Half a croissant, on a plate, with a sign in front of it saying '50c'
h a l f b a k e r y
You gonna finish that?

idea: add, search, annotate, link, view, overview, recent, by name, random

meta: news, help, about, links, report a problem

account: browse anonymously, or get an account and write.



copy copy copy/paste paste paste

This must exist in some other reality
  [vote for,

It just makes sense.
Copy as many times as you want and, until you've pasted, each copied item queues <first time using that word> up and pastes in the order with which they were copied.

I mean... it must exist somewhere.

http://pth.com/products/pthpasteboard/ For apple mac [pocmloc, Nov 29 2012]

CopyPaste Pro http://plumamazing.com/mac/copypaste/
Only baked since the early 90s :p [BunsenHoneydew, Dec 06 2012]


       At least one version of MS office had this, well, as [21] describes it, not in order, but I haven't seen it recently.
MechE, Nov 28 2012

       This is basically copy to clipboard function that most PCs do, but you want certain control over clipboard.
rcarty, Nov 29 2012

       I like the suggestion in the idea to turn the clipboard into what we would have once called a 'stack' in old introductory CS courses. It should support all the basic stack operations.
hippo, Nov 29 2012

       the warranty just ran out on your diploma din't it. That's a queue.
FlyingToaster, Nov 29 2012

       I think he probably misread the idea. A stack is "first in, last out", a queue is "first in, first out".   

       I suppose hippo thinks he'd prefer the former (as would I).
Loris, Nov 29 2012

       Yes - wishful thinking - I wanted it to be a stack because I prefer stacks. "Copy/Paste" would then become "Push/Pop".
hippo, Nov 29 2012

       It works fine until you want to copy once, paste many times. There needs to be some method of switching between modes where mode-options are:
i) traditional - each copy replaces previous contents, and pasting doesn't clear the clipboard
ii) stack - each copy goes into a stack, and each paste removes the most recent copy, until the stack is empty
iii) pipe/queue - each copy goes into the queue, pastes taking the oldest copy from storage, until the queue is empty

       So there are implementations of all the above - the tricky part is having some method by which the user can easily switch between storage/retrieval modes.
zen_tom, Nov 29 2012

       I would not like the modes, personally; modes can quickly get tedious once you start forgetting which you're in and getting unexpected results.   

       A simple solution: 'Copy' and 'Cut' push, 'Paste' peeks, 'Pop' pops, 'Shift' shifts. That way, 'Cut' 'Copy' and 'Paste' always behave in the traditional way (you can copy once, paste many times), and only two extra commands are needed.
spidermother, Nov 29 2012

       //A simple solution: 'Copy' and 'Cut' push, 'Paste' peeks, 'Pop' pops, 'Shift' shifts. That way, 'Cut' 'Copy' and 'Paste' always behave in the traditional way (you can copy once, paste many times), and only two extra commands are needed.//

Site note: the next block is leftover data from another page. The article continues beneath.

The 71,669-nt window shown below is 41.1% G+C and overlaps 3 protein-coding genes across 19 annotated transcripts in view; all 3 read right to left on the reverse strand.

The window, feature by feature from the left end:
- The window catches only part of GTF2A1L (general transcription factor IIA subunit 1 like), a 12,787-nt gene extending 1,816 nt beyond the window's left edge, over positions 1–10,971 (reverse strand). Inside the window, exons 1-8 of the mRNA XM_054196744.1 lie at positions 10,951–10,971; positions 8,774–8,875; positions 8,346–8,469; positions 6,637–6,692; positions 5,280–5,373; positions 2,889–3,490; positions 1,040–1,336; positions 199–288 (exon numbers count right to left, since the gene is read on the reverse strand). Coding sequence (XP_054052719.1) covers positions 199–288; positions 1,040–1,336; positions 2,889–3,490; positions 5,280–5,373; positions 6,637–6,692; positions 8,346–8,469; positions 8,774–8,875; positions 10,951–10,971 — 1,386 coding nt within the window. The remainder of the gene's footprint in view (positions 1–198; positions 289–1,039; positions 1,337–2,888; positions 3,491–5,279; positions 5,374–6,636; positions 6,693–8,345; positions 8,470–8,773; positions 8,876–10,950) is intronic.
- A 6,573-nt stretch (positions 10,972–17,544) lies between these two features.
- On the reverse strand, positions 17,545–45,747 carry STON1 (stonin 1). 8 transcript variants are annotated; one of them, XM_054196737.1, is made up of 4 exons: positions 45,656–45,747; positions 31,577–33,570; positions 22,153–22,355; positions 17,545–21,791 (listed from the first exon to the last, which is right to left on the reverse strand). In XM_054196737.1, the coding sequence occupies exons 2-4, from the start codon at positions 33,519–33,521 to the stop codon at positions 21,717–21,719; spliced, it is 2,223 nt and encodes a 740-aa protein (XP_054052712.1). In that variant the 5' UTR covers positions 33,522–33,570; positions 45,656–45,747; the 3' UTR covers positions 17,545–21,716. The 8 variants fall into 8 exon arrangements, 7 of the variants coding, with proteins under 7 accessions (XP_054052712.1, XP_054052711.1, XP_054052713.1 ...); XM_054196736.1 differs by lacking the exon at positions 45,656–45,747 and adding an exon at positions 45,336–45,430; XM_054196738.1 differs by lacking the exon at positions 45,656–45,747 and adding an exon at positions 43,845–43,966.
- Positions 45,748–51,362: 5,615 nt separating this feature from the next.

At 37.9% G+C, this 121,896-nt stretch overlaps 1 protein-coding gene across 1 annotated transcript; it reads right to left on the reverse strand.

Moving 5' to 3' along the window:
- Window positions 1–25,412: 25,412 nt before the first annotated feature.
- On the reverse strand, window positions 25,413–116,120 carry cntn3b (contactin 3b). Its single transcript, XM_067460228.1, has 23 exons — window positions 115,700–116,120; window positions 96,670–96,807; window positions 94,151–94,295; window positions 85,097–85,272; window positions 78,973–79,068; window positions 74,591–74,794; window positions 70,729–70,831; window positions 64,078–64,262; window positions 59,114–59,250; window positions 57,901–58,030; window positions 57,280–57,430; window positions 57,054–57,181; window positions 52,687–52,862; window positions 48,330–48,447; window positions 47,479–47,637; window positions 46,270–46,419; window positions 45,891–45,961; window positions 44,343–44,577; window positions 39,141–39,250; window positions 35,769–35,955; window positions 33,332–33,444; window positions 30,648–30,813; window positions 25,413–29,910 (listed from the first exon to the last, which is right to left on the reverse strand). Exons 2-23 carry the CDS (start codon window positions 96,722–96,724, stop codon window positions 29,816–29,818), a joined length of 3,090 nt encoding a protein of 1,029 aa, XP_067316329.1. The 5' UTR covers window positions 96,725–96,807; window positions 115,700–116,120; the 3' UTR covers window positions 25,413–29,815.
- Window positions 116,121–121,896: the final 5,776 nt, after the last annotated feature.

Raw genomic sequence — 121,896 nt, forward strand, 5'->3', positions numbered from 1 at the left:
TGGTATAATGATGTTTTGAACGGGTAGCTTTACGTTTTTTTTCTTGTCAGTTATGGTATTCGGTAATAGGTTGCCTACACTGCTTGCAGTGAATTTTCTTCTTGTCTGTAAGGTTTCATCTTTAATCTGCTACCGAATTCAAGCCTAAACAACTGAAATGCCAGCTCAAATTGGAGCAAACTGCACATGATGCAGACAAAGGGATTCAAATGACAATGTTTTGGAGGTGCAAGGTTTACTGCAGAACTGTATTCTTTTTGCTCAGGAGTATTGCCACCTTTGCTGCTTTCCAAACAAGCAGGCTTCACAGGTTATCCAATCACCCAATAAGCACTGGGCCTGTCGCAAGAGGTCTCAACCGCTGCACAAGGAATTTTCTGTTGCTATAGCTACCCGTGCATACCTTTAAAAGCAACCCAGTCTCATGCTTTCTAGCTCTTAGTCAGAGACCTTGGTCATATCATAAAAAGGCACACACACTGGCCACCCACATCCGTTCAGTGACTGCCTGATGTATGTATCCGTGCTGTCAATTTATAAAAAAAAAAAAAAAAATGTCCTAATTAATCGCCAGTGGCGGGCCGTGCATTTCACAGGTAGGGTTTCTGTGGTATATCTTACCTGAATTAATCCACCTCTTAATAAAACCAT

I think you'd also need 'flush'. But I concur. What we have then is formally an "input-restricted deque".
Given this, I think being able to review the contents of at least the two end clippings would be desirable.

       I'd also like the abilities to edit the clippings where possible.
Loris, Nov 29 2012

       There are macro programs that allow you to have multiple clipboards, and also retrieve items previously copied to any of the clipboards.   

       Also, many common Unix programs, including the Bash shell and the Emacs text editor, have a version of this built in. Pressing Ctrl-K will “kill” the text from the cursor to the end of the line, and Ctrl-Y will “yank” it back. Immediately after yanking text, if you press Alt-Y, it will cycle the yanked text backwards through the kill ring, which contains every snippet of text you've previously killed.   

       Interestingly, Mac OS X has this feature built-in as well, albeit without the ability to cycle back through the kill ring (in most programs, typing Alt-Y generates a ¥). Also, the killed text is stored on a per-window basis, so you can have killed text in many different windows without overwriting the contents of the clipboard through a normal cut and paste operation. It's useful for storing stuff on a secondary “clipboard”, though, in case you don't want to overwrite the contents of the main clipboard.
ytk, Nov 29 2012

       The custom graphics creator in Forza Motorsport 4 has a 'copy queu' with about 80 slots, but you can only paste back the polygons or layer groups in the order they were copied/cut.
Alterother, Nov 29 2012

       I have an interface metaphor for this (based on where the whole cut-and-paste metaphor came from in the first place), but I'm not going to tell you since if it hasn't been done already, I'd like to try and make some money off it.
DrCurry, Dec 04 2012

       Baked [link]
BunsenHoneydew, Dec 06 2012

       I once had a clipboard viewer, but lost it somewhere---it didn't do much like the idea suggests. Even while I had it, I used a Notepad window to paste into repeatedly, then copied the built-up work into the desired window.   

       My current need for complex pasting involves nested items. I need to put quoted material into HTML tags, so linear won't work for me.
baconbrain, Dec 06 2012


back: main index

business  computer  culture  fashion  food  halfbakery  home  other  product  public  science  sport  vehicle